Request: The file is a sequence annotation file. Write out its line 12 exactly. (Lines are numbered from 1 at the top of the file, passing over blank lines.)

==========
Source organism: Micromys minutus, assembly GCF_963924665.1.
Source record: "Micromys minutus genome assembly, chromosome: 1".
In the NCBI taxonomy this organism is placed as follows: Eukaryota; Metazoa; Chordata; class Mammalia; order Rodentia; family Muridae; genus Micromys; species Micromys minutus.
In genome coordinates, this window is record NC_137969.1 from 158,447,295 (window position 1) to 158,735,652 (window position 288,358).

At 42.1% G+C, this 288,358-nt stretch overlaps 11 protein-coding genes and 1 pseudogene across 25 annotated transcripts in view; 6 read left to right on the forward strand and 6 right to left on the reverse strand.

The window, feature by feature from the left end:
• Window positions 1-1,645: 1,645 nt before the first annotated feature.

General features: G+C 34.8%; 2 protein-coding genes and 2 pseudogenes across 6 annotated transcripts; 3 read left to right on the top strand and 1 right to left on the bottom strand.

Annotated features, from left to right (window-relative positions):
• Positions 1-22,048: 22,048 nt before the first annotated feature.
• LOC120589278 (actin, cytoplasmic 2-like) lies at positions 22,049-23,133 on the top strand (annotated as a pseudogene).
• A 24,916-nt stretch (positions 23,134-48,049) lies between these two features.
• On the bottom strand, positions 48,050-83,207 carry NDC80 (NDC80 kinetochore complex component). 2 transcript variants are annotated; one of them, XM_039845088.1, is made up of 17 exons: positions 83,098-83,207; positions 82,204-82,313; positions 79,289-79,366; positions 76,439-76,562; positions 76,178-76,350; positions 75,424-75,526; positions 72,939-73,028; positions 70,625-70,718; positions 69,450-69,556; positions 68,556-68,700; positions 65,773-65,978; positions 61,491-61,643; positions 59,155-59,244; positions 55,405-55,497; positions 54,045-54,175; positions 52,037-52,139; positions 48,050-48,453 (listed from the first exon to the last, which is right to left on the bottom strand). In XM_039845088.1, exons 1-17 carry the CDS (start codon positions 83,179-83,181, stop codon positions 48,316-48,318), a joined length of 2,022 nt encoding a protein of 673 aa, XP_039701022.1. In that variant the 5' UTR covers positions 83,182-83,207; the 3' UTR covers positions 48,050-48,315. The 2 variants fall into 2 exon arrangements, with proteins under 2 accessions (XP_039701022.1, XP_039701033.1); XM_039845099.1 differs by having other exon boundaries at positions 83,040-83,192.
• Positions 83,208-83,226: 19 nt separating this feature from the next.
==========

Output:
• A 24,916-nt stretch (positions 23,134-48,049) lies between these two features.